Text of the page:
First of all, why do you think they said, “I need to think about it.” in the first place?
Granted, sometimes they have no intention of ever buying anything from you and that’s what they say to “drop the subject and move on”, but that’s not what I am talking about here
Here in Part Four, I am discussing those really close calls from your past. The ones who you were 100% or 99.99% sure were about to say yes, but instead said, “I need to think about it.” The Six Dreaded Words.
Let’s get to the bottom line
The number one thing that is happening at the exact moment that they declare a need to think about it is a racing mind and sometimes even a racing heart. When we feel overwhelmed we have three instincts: Fight, Flight, or Freeze
- FIGHT: We worry about making a mistake with our money so we fight our desires to spend.
- FLIGHT: We can’t handle the responsibility and the yes/no internal battle so we just want to leave it behind.
- FREEZE: We simply can’t budge one way or the other and are frozen – mentally and emotionally – and can’t make a decision. The yes/no battle is tied at a draw.
We’ve all been there. It’s chaos. And whether we are feeling Fight, Flight, or Freeze, in all three cases we believe that if we can have more time to think about it we will get beyond all the overwhelming thoughts and be able to make a clear decision later.
However, the problem that arises if you buy into the perception that they will leave, think about it, and get back to you, is that they do NOT give the purchase much thought. They naturally bury the “problem” pretty darn quick. They have experienced Fight, Flight, or Freeze already and why would they want to revisit that messy mess of insecurity and uncertainty and tough decisions. It’s so (SO!) much easier to just let it go.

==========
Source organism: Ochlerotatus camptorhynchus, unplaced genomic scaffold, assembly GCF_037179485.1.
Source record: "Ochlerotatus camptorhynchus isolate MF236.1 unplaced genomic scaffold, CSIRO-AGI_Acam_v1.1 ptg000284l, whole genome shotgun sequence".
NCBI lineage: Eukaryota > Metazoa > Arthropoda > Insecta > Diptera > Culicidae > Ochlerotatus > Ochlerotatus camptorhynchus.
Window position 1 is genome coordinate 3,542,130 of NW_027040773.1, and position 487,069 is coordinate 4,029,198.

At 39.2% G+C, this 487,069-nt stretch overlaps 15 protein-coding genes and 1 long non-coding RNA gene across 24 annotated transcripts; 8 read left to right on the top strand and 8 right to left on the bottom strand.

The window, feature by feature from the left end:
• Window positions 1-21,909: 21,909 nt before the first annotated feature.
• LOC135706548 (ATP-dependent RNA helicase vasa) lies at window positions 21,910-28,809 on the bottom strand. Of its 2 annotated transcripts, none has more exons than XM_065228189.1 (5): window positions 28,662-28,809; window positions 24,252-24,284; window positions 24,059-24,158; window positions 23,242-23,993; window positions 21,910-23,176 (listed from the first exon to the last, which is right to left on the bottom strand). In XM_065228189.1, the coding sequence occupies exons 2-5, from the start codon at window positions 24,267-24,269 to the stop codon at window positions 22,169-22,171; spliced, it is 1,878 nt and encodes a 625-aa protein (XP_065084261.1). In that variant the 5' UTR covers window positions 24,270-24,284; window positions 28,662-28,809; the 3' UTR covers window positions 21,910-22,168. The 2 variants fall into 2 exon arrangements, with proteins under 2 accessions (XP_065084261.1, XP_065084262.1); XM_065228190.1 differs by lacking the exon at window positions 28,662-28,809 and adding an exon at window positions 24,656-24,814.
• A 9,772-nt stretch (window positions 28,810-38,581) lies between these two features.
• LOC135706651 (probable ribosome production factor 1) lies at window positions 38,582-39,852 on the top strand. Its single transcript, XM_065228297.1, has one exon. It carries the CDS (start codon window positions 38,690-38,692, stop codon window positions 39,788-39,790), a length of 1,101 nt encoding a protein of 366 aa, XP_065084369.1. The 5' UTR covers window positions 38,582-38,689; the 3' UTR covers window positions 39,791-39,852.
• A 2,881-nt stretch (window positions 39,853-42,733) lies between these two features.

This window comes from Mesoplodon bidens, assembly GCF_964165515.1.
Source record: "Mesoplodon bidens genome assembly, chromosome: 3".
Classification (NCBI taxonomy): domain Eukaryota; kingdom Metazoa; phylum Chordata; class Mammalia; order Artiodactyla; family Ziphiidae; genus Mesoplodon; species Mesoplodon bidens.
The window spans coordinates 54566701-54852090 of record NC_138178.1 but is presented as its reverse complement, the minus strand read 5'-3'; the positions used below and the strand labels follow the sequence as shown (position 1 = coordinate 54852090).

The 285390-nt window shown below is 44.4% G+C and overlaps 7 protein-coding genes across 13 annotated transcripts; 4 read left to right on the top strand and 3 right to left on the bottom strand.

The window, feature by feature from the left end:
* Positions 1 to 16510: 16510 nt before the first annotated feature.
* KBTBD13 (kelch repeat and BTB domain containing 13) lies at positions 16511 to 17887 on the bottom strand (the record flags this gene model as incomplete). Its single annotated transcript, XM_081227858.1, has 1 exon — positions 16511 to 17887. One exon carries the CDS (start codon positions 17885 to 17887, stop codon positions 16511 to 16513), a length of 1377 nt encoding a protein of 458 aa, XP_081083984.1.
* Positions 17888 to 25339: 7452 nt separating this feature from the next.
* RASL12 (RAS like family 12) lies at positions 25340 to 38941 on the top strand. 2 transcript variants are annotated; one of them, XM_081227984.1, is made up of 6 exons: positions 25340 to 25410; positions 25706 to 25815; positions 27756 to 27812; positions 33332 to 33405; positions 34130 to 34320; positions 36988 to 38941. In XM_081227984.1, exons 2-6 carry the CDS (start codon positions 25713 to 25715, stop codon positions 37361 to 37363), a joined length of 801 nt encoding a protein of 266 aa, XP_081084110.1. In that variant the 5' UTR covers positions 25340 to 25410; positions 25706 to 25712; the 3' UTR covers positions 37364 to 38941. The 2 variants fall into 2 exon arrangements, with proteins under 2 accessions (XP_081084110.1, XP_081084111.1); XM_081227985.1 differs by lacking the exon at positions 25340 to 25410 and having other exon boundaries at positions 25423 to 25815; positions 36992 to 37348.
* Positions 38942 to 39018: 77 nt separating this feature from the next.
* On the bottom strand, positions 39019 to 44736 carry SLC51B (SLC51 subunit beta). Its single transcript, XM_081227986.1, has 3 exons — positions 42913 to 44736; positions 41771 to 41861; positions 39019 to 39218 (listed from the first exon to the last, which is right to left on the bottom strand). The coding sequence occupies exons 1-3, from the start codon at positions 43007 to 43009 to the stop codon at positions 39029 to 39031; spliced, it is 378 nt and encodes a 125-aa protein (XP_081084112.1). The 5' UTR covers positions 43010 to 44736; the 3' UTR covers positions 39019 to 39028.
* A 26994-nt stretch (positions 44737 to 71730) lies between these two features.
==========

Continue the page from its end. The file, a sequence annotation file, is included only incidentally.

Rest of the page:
Therefore, YOU must bring calm to this moment. You must erase the panic and dread and confusion. You must remain calm and assertive.
If you don’t own the guidebook and haven’t been reading the dozens of articles written to date, you might be “fighting” this article and this set of ideas. So let me be clear: sometimes there is a real need to think about it. What I am proposing is creating the atmosphere where you honor that they do need to think about it, but you make an effort to help them think about it NOW.
You need to encourage them to give it “final consideration” while they are still in front of the object of their desire. You should never encourage them to go away to think about it. However, to break their racing mind and emotions, you need to take control.
Being Calm and Assertive can make all the difference
This may seem like an odd analogy, but I am a big fan of Cesar Millan the “Dog Whisperer” and I think he’s on to something with the concept of how to train dogs. (No, I am not saying customers are like dogs! LOL!) What Cesar focuses on is something he calls a Calm and Assertive state of mind. And I think it’s a terrific place to be when you are faced with someone who is backing away, or otherwise wanting to escape the mental effort needed to make a decision.
It is imperative that you do not appear anxious, annoyed, worried, panicky, detached, condemning, or desperate. The list of things you don’t want to project is endless. But when you hear the Six Dreaded Words you may be feeling any combination of this endless list of possible reactions. To what degree you are projecting discontent will depend on what level of disappointment you are experiencing.